I was always a feminist. I wasn’t supposed to be one. I was raised by people who unironically use the term “feminiazi”. I was raised in a church which prohibited women from being spiritual leaders. I was never supposed to be a feminist, but I always was. Before I knew what feminism was, I was a feminist.
As a baby feminist, I adamantly eschewed the old-fashioned model of womanhood which all my friends aspired to. Quiet, unassuming womanhood that desired romance and family above all else. My friends would take out sketchbooks and plan their future weddings, down to the reception tablecloths. There is nothing inherently wrong with this, but it was not for me. My friends prayed for gentle spirits and kind souls. These are wonderful things to aspire to, but they were not for me.
I was sick to death of my peers swooning over Mr. Darcy before I even knew who Mr. Darcy was. Whether it was a fictional man or a real life boy, there was always the abstract Male Presence looming over my female friendships. I resented men everywhere, fictional and actual, for this shadow.
The drama of crushes and who-likes-who always appealed to me, I must admit. If I had been able to reconcile my rudimentary and unguided idea of feminism with my love for soapy, overwrought emotional stories, I think I would have been a much better young woman. At the very least, I would have been a much happier one. As things were, I rolled my eyes at romantic stories and at my friends for loving them. I was too young, too ignorant to understand how my self-hate-fueled derision of the stereotypically feminine was inherently sexist, a long since outdated model of “feminism”.
And so I spent my adolescence firmly believing that Jane Austen’s works were the sort vapid, pandering drivel pushed on young women to inspire them to embrace traditional gender roles. I never gave them the chance to show me something other than what I heard in the idle chatter of girls too young to carry more than a cursory understanding of the emotional and social complexities of Pride and Prejudice.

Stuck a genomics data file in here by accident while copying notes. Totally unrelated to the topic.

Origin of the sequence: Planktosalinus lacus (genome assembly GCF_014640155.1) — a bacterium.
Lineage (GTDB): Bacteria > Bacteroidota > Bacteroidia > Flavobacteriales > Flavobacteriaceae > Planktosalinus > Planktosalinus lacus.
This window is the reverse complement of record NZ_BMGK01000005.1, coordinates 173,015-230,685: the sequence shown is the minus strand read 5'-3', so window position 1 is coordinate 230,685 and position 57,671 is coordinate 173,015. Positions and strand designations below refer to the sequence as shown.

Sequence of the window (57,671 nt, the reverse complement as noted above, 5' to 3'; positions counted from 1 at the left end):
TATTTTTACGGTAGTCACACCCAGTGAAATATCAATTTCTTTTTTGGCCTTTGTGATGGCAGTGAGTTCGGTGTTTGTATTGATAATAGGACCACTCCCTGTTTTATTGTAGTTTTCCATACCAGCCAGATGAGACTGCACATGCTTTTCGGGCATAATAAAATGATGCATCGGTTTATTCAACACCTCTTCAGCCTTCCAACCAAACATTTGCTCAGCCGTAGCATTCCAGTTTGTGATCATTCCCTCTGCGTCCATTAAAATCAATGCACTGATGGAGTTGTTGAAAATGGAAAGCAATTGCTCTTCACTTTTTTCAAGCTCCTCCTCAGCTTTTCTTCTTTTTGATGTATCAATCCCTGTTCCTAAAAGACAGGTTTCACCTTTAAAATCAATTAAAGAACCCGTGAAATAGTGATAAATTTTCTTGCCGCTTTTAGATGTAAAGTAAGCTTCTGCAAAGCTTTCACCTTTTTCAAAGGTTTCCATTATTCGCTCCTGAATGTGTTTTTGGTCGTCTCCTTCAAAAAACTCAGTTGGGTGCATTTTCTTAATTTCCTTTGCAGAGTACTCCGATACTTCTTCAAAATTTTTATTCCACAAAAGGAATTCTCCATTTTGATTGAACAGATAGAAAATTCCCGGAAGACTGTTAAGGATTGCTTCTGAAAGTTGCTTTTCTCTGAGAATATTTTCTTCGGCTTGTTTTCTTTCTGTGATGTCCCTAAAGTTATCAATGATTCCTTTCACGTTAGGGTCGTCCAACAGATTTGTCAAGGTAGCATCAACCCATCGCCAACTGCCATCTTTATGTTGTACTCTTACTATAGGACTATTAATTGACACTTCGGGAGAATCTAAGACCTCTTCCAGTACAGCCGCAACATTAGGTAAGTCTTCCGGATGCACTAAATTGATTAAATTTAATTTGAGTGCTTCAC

To my mind, Jane Austen represented all the things about the feminine experience that I sought to eradicate in myself in order to transcend my assigned gender. To my mind, the feminine, and the beyond-feminine could not coexist. To my mind, the feminine was holding us back. How wrong I was!
Without any feminist role models or peers to help shape my feminism, I had adopted a reductive, second-wave version of it. A “claim your power from men by becoming more like them” version of it. But I didn’t resent the feminine. Not really. I resented the expectation of the feminine. Things changed for me once I realized this.
By allowing myself to choose my interests and behaviors, regardless of their gendered associations or expectations, I opened myself up to personhood beyond gender. Instead of defining myself by my gendered behavior or my subversion of gendered behavior, I gave myself the freedom just to be. To be a woman, and to be something beyond it. Something in between the lines. Something harder to define, but so much easier to live. As I began to open myself up to the world in this way, I wondered if it might be worth it to give Jane Austen another shot.
I have found myself in the years since identifying with Lizzy Bennet’s journey from consistently rebelling against the gendered expectations placed on her to making the choices which will bring her the most happiness, regardless of whether or not they conform. Perhaps I am projecting my own emotional growth onto her story, but then again isn’t that what books are for?
Lizzy marrying a rich man in the end of Pride and Prejudice after spending her whole life resenting the pressure to marry a rich man feels like a sort of higher-stakes mirror image to myself picking up a copy of Pride and Prejudice after years making fun of it. Lizzy and Mr. Darcy make each other happy by making themselves happy. They make themselves happy by forgetting entirely about outside opinions of their personal choices.